By David J. Hardy // Attorney
Although adoption advocates commonly refer to the ancient Biblical origins of adoption (i.e., Moses in a basket), the law of adoption is a recent development. Blackstone’s Commentaries on the Laws of England, published in the mid-eighteenth century, says not a word about adoption, although it identifies two classes of children: “legitimate, and fpurious, or baftards,” the former being “he that is born in lawful wedlock, or within a competent time afterwards,” and the latter being, presumably, he (or perhaps even she) that is not. It also outlines parental responsibilities (maintenance, protection, education), power, and a similar relationship, that of Guardian and Ward.
Since the law of adoption emerged in the nineteenth century, it has been in regular development. At its consistent core, adoption is the creation of the relationship of parent and child. But in accomplishing this objective, surrounding principles are subject to change.
One recent area of legal development has been with respect to open adoptions. Several decades ago, the open adoption was unheard of, with most placements being handled by agencies that carefully concealed identifying information of both birth parents and adoptive parents. As adoption has evolved, however, most professionals have seen openness be a benefit to adoptees, birth parents, and adoptive parents.
Every situation is, of course, different. In some cases, such as may be the case with birth parents who are drug-addicted or habitual criminals, a close relationship may be problematic and detrimental to an adoptee. In others, birth parents have sufficient maturity to play an active role in parenting, even caring for the adoptee when the adoptive parents need a “child free” evening.
As openness has become common, so have agreements regarding openness. Agreements allow parents to set expectations and present the possibility that one or the other might be forced to comply. With this in mind, parents should give careful thought to an openness agreement. The following factors deserve consideration.
Can the agreement be enforced?
Only selected states allow the enforcement of open adoption agreements. Where enforcement is possible, the law does not allow for the adoption to be undone, but a court may enforce the agreement and require visits or an exchange of information. The law may also require mediation before a dispute is presented to a court. Parents should know in advance whether their agreement can be enforced. If the agreement is made in a state where such agreements cannot be enforced, a written agreement should state that all parties understand that the agreement is not legally enforceable.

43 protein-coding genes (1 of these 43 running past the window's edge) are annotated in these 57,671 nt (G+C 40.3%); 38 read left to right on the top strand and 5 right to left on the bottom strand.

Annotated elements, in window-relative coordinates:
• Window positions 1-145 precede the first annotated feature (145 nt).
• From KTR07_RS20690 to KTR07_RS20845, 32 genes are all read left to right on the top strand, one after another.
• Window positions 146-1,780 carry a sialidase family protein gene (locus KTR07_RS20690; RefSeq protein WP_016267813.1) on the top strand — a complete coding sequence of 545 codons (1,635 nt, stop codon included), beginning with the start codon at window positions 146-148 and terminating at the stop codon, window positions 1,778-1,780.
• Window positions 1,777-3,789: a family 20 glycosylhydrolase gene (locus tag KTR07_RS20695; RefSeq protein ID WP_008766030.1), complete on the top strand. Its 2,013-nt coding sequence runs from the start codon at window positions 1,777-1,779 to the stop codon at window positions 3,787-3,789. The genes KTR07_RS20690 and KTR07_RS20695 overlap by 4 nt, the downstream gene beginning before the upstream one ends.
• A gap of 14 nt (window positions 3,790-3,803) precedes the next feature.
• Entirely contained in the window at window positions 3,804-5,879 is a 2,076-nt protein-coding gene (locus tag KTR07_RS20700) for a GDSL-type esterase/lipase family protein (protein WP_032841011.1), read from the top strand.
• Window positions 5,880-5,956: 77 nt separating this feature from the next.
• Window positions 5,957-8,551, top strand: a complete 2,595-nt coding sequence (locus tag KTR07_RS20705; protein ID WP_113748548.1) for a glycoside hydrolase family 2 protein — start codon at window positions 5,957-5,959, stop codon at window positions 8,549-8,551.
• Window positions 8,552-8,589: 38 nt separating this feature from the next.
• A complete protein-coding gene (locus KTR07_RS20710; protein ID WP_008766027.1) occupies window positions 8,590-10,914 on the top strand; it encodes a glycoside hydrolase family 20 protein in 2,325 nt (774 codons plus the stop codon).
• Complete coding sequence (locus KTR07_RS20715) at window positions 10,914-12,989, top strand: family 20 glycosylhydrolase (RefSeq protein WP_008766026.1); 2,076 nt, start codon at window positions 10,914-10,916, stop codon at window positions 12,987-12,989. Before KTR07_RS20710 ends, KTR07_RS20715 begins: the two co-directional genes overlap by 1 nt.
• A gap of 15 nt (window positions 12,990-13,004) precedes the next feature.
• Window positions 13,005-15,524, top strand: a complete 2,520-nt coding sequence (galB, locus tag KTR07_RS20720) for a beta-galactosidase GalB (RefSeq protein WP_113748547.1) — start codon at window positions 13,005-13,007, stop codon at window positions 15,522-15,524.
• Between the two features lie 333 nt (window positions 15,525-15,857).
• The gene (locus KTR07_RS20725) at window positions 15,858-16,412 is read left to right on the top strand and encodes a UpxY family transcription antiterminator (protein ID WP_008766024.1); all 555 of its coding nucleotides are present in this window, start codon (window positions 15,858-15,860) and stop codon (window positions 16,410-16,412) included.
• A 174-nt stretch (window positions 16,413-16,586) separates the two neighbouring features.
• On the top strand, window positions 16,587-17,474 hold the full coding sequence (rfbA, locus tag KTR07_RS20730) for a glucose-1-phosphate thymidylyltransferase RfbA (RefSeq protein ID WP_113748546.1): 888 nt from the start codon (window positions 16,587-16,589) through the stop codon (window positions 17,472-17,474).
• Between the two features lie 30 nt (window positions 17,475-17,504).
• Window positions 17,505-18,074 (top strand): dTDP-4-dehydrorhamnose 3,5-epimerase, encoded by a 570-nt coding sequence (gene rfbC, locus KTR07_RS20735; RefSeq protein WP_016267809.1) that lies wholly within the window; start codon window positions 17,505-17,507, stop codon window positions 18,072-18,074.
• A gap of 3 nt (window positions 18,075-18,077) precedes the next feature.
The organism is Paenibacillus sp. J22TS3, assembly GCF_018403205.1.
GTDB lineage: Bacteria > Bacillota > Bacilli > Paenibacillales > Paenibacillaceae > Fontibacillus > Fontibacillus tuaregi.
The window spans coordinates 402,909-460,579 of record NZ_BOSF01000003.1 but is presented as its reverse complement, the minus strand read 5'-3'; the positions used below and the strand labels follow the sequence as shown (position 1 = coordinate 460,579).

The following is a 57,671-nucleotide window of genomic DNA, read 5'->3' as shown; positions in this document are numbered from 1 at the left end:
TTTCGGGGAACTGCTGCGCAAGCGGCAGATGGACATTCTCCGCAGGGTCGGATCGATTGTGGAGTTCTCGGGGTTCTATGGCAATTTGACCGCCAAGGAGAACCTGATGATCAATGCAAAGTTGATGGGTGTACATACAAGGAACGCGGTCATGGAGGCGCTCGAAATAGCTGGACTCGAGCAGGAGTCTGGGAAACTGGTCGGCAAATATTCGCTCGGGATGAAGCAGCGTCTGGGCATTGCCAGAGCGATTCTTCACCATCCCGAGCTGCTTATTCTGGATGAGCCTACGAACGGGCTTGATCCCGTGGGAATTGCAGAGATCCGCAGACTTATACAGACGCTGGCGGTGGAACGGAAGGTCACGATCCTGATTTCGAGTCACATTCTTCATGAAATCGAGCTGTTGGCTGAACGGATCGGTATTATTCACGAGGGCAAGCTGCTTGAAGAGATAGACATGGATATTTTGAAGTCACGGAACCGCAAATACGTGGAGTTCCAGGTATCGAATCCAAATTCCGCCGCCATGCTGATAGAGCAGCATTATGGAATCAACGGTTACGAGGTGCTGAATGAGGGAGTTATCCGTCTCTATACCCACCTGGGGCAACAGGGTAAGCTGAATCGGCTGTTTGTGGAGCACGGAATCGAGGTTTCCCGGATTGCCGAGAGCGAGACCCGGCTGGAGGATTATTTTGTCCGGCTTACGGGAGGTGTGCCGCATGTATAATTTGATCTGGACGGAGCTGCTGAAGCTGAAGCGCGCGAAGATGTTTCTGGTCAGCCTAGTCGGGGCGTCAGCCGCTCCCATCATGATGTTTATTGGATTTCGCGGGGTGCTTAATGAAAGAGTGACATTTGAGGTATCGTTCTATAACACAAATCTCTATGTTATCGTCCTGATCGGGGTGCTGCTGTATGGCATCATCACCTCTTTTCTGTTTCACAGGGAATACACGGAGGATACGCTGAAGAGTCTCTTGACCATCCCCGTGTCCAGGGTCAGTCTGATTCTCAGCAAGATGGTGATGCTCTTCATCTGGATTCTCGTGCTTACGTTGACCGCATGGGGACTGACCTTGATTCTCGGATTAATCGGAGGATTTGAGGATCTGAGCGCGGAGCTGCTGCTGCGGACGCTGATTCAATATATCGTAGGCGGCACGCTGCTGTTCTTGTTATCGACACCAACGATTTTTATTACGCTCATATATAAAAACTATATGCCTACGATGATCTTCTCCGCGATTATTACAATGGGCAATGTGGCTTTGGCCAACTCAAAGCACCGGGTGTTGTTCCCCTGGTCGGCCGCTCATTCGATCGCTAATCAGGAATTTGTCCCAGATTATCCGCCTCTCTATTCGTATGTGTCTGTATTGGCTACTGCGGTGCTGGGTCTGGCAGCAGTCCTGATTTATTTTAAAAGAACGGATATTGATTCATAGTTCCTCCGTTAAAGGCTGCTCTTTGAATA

What is required for an agreement?
In many states where agreements can be enforced, advance approval of the agreement by a court is required. In others, the agreement must include specific terms. Parents should be sure that their agreement satisfies any requirements. Consultation with an adoption attorney is recommended.
How formal should an agreement be?
If an agreement is to be enforceable, it should be in writing and approved by a court (if required by state law). If not, such formality is not always required. It can, however, be helpful for both birth parents and adoptive parents to express their expectations in writing. This need not be a written agreement but may instead involve a letter or letters. When done in advance, this can identify areas of possible disagreement and provide for resolution.
What should the agreement include?
Agreements generally address visits (how often, when, where, how long), other typs of contact (telephone, video conferencing, e-mail, social media), and information exchanges (updates, photos, videos). Things get tricky here because every open adoption is different. Some adoptive parents may be comfortable with regular visits, while others may resent that large chunks of valuable “family time” must be dedicated to a relationship with an outsider. Adoptive parents must use care not to over-promise and should present terms that they can comply with comfortably. Birth parents should not over-demand and should understand that the best open relationships are not characterized by an agreement but by strong bonds of love and respect. The key is to figure out what will work for all parents.
*Anticipate resolving disputes. *
It is generally prudent to figure out how to resolve any disputes without having to present them to a court. Although few disputes of this sort have been presented to courts, squabbles over visits and child-rearing are not generally favorites of judges. If there is a person or organization trusted by both adoptive parents and birth parents, an agreement might designate that person or organization as a possible mediator of any dispute. Alternatively, the agreement might provide that the parents seek input from an independent mental health therapist before a matter is presented to the courts.